Senior Monique Lonergan, junior Heloise Schep, sophomore Joanne Tsai, junior Larkin Barnard-Bahn and sophomore Nate Leavy practice unifying their voices during one of the a cappella club's practices in the recording studio. (Photo by Harrison Moon)
Aca-scuse me?! A cappella club starts regular practices, attracting singers from various backgrounds
With only two members last year, the a cappella club was far from what junior Larkin Barnard-Bahn had imagined when she started the club. It was nowhere near the picturesque group from “Pitch Perfect,” a 2012 movie that featured a cappella groups, who sing without instruments, using just their voices to make those sounds.
The club was started in the middle of last school year. Because of this, many students were unaware of or unable to attend any meetings, according to Barnard-Bahn. But Barnard-Bahn used last year as a trial run to see how she would run the club this year. She tested out songs with the only other member, sophomore Nate Leavy.
“(We) were just seeing what it would be like and practicing a couple songs we were thinking about singing next year,” Barnard-Bahn said.
When the a cappella club began in late September, six new members joined, bringing the group’s total to eight.
Most of the members are from the school’s choir or have a background in singing, like Barnard-Bahn, who has sung for the Sacramento Children’s Chorus.
Barnard-Bahn said that some members joined the club for a new opportunity to sing or because they had promised they would join.
Senior Monique Lonergan, who has been singing since she was 7, decided to join because she wanted to try a new style of singing.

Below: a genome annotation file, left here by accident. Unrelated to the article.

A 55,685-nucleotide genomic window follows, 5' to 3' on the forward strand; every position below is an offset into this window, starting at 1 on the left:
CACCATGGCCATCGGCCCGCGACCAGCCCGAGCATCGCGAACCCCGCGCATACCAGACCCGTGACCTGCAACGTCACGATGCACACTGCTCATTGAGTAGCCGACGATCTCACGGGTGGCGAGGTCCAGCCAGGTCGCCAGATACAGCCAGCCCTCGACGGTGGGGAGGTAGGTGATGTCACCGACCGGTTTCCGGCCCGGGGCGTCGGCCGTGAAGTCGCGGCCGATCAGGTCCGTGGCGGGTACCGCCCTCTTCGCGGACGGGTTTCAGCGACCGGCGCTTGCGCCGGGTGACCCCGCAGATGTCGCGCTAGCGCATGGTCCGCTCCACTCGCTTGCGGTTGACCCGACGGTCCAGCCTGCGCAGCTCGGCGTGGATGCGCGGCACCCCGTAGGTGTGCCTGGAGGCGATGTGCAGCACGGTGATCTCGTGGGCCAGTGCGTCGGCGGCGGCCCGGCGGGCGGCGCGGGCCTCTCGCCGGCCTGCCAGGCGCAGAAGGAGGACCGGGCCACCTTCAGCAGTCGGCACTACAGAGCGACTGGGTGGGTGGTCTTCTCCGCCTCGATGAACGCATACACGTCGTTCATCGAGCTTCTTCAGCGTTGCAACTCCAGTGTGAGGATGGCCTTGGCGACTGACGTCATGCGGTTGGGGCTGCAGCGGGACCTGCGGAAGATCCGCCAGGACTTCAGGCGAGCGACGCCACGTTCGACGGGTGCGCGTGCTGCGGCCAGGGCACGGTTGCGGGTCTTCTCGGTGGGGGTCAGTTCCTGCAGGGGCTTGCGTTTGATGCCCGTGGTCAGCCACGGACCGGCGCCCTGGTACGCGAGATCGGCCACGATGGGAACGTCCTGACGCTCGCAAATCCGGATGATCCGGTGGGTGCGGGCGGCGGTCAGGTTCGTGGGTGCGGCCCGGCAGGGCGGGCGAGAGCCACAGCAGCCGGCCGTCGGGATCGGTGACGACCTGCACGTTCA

Sophomore Brian Chow, who hasn’t sung since leaving the Sacramento Children’s Chorus two years ago, joined because he promised Lonergan and Barnard-Bahn he would.
The club used to meet on Tuesday and Thursday mornings at 7:30. However, due to scheduling conflicts, the club now meets on Monday and Thursday mornings.
During rehearsals, the students go over separate parts and melodies. Rehearsals usually start with warm-ups and then practicing songs, according to Lonergan.
“What’s most important about (a cappella) is singing your part and knowing how the song goes,” Leavy said.
Also during practices, the singers focus on part-holding.
“Part-holding is an important part of a cappella because you don’t have any instrument to keep you on key. You have to keep your part,” Barnard-Bahn said.
According to Barnard-Bahn, a cappella is harder than normal singing because there is no instrument to follow. And because the a cappella club doesn’t have any beatboxers, who mimic percussion instruments with their voices, it is even harder for the singers to stay on beat.
All the members sing words, but sometimes, students sing background vocals with syllables like “loo.”
The club has three first sopranos, two second sopranos, one alto and one bass but is still missing a tenor.
Unlike last year, the group will both perform and record songs, Barnard-Bahn said.
“I am hoping to perform at the winter concert in the library,” she said.
“And then I’m hoping to do something at the end of the year, whether we decide on entering a local competition, doing a performance or recording a song.”
According to Barnard-Bahn, the club will sing “When I Fall in Love,” arranged by Kirby Shaw, at the winter concert. However, that’s not the only song it has practiced. The club has looked over “Cups” from “Pitch Perfect” and “Royals” by Lorde. Barnard-Bahn also hopes to take the club to Hellacappella, an a cappella concert held at the Mondavi Center.
“It would be great for them to watch these amazing groups, which are a source of inspiration for me,” Barnard-Bahn said.
—By Arijit Trivedi
At 10:40 a.m. this story was edited to clarify that sophomore Brian Chow had done choral singing in the past.